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Darlene Hard
Personal information
Date of birth January 6, 1936 (1936-01-06) (age 74)
Place of birth United States California Los Angeles, CA
Medal record
Competitor for  United States
Women's Tennis
Pan American Games
Bronze 1963 São Paulo Singles
Gold 1963 São Paulo Doubles

Darlene Hard (born January 6, 1936 in Los Angeles, California, United States) was a tennis player known for her volleying ability and strong serves. She captured singles titles at the French Championships in 1960 and the U.S. Championships in 1960 and 1961.

With eight different partners, she won a total of 13 women's doubles titles in Grand Slam tournaments. Her last doubles title, at the age of 33 at the 1969 US Open, came six years after she had retired from serious competition to become a tennis instructor. She also played the US Open singles tournament in 1969, losing in the second round to Françoise Durr 6–3, 6–3.

According to Lance Tingay of The Daily Telegraph and the Daily Mail, Hard was ranked in the world top ten from 1957 through 1963, reaching a career high of World No. 2 in those rankings in 1957, 1960, and 1961.[1] Hard was included in the year-end top ten rankings issued by the United States Lawn Tennis Association from 1954 through 1963. She was the top ranked U.S. player from 1960 through 1963.[2]

Hard was enshrined in the International Tennis Hall of Fame in 1973.

Hard once said, "I was the last of the amateurs. In our day, I won Forest Hills and got my airfare from New York to Los Angeles. Whoopee." But, she added, "I was happy. I loved it. I loved tennis."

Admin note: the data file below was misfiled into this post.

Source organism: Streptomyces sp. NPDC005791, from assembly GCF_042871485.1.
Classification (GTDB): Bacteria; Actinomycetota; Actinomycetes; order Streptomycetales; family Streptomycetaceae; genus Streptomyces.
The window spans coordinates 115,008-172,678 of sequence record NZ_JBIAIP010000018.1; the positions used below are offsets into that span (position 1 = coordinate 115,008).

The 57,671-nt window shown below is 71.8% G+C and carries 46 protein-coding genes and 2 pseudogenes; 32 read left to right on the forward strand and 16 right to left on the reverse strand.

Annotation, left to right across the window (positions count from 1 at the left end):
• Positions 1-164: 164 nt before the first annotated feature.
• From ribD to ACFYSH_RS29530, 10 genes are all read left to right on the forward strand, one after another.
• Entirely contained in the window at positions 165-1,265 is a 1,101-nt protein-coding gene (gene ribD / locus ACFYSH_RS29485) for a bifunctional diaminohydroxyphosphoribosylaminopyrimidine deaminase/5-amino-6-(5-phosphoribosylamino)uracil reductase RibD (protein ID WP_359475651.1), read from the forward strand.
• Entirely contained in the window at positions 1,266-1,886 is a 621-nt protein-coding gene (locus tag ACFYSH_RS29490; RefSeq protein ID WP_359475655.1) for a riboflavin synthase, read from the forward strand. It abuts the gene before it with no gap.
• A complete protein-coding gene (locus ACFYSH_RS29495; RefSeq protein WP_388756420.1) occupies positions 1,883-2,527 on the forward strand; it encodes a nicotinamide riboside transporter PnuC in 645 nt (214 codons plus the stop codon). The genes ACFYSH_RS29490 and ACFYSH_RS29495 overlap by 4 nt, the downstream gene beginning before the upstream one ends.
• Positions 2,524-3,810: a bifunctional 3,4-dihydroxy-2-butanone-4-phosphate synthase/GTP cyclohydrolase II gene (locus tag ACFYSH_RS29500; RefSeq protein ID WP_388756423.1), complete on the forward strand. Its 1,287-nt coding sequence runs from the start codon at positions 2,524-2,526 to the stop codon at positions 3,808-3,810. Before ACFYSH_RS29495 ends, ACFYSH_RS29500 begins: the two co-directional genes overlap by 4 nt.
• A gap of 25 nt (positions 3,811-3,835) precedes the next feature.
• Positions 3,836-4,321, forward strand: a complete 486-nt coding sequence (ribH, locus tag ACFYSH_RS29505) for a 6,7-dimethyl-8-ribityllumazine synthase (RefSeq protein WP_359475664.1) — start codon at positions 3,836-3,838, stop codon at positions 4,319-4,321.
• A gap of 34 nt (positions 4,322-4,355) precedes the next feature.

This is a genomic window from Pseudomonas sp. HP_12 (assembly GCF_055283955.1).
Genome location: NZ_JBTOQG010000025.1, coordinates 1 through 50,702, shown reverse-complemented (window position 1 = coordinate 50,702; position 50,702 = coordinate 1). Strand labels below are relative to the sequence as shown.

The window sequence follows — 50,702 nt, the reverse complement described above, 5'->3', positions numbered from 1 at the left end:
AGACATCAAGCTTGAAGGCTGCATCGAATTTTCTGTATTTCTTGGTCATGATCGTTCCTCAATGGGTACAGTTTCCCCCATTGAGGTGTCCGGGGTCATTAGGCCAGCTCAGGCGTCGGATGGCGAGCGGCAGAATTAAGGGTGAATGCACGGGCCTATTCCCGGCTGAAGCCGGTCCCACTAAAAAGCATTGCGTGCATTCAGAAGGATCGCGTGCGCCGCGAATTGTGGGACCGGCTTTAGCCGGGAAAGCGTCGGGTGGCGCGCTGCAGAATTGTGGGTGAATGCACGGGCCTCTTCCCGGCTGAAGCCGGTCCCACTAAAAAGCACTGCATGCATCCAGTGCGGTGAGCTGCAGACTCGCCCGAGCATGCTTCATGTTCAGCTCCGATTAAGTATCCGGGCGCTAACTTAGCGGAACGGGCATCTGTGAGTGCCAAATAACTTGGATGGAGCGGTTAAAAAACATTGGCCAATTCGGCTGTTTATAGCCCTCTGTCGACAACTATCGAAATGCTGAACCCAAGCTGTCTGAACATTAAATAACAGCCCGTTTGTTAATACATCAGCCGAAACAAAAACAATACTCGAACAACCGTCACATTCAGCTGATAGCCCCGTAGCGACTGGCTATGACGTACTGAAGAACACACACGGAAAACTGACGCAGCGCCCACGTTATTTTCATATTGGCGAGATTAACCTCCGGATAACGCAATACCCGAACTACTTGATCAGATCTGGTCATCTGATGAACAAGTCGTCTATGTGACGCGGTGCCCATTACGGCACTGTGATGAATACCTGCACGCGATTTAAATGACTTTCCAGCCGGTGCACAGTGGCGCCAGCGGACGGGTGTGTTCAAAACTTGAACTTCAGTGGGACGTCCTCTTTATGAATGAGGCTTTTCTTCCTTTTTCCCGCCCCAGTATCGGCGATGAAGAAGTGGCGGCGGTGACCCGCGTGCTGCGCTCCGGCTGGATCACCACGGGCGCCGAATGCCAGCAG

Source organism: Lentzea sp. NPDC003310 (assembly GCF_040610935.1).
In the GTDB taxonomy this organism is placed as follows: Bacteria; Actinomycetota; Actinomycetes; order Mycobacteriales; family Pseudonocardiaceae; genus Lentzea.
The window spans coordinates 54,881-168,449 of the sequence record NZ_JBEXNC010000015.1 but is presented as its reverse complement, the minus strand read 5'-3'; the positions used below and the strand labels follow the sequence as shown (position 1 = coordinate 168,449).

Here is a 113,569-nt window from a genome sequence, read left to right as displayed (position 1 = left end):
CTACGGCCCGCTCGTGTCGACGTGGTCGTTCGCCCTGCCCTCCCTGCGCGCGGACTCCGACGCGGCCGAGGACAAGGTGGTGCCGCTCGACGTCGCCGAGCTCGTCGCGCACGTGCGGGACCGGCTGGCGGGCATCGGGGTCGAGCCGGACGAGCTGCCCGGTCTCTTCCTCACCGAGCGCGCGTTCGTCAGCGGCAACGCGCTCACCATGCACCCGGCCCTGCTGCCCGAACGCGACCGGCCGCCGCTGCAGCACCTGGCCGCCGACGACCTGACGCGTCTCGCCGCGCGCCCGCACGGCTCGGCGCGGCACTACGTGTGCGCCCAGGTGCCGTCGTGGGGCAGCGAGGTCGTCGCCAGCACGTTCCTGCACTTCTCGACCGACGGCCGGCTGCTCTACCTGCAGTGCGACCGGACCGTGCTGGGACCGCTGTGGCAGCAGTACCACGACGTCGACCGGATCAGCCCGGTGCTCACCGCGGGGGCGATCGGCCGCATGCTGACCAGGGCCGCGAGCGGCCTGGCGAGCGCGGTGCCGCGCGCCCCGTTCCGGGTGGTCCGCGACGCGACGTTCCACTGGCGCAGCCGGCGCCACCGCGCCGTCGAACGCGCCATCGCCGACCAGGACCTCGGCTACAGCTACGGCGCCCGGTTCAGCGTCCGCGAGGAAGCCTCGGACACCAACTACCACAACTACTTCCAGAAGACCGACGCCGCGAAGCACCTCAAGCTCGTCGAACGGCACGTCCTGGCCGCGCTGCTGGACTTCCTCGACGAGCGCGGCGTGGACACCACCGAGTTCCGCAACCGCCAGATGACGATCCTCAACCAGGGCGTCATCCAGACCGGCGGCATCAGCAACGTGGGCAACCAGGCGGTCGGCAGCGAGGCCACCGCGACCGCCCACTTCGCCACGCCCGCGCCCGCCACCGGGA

She has worked for the University of Southern California since 1981.[3]

Contents

Grand Slam record

  • French Championships
    • Singles champion: 1960
    • Women's Doubles champion: 1955, 1957, 1960
    • Women's Doubles runner-up: 1956, 1961
    • Mixed Doubles champion: 1955, 1961
    • Mixed Doubles runner-up: 1956
  • Wimbledon
    • Singles runner-up: 1957, 1959
    • Women's Doubles champion: 1957, 1959, 1960, 1963
    • Mixed Doubles champion: 1957, 1959, 1960
    • Mixed Doubles runner-up: 1963
  • U.S. Championships/Open
    • Singles champion: 1960, 1961
    • Singles runner-up: 1958, 1962
    • Women's Doubles champion: 1958, 1959, 1960, 1961, 1962, 1969
    • Women's Doubles runner-up: 1957, 1963
    • Mixed Doubles runner-up: 1956, 1957, 1961

Grand Slam singles finals

Wins (3)

Year Championship Opponent in final Score in final
1960 French Championships Flag of Mexico.svg Yola Ramírez Ochoa 6–3, 6–4
1960 U.S. Championships Flag of Brazil.svg Maria Bueno 6–4, 10–12, 6–4
1961 U.S. Championships Flag of the United Kingdom.svg Ann Haydon Jones 6–3, 6–4

Runner-ups (4)

Year Championship Opponent in final Score in final
1957 Wimbledon United States Althea Gibson 6–3, 6–2
1958 U.S. Championships United States Althea Gibson 3–6, 6–1, 6–2
1959 Wimbledon Brazil Maria Bueno 6–4, 6–3
1962 U.S. Championships Australia Margaret Court 9–7, 6–4

Grand Slam singles tournament timeline

Tournament 1953 1954 1955 1956 1957 1958 1959 1960 1961 1962 1963 1964 - 1968 1969 1970 Career SR
Australian Championships A A A A A A A A A QF A A A A 0 / 1
French Championships A A 2R 3R QF A A W 4R A 2R A A A 1 / 6
Wimbledon A A SF 3R F A F QF A QF SF A A A 0 / 7
United States 2R SF 3R QF SF F SF W W F QF A 2R 2R 2 / 13
SR 0 / 1 0 / 1 0 / 3 0 / 3 0 / 3 0 / 1 0 / 2 2 / 3 1 / 2 0 / 3 0 / 3 0 / 0 0 / 1 0 / 1 3 / 27

A = did not participate in the tournament.

SR = the ratio of the number of Grand Slam singles tournaments won to the number of those tournaments played.

See also

References

  1. ^ Collins, Bud (2008). The Bud Collins History of Tennis: An Authoritative Encyclopedia and Record Book. New York, N.Y: New Chapter Press. pp. 695, 703. ISBN 0-942257-41-3.  
  2. ^ United States Tennis Association (1988). 1988 Official USTA Tennis Yearbook. Lynn, Massachusetts: H.O. Zimman, Inc.. pp. 261.  
  3. ^ LA Times

External links








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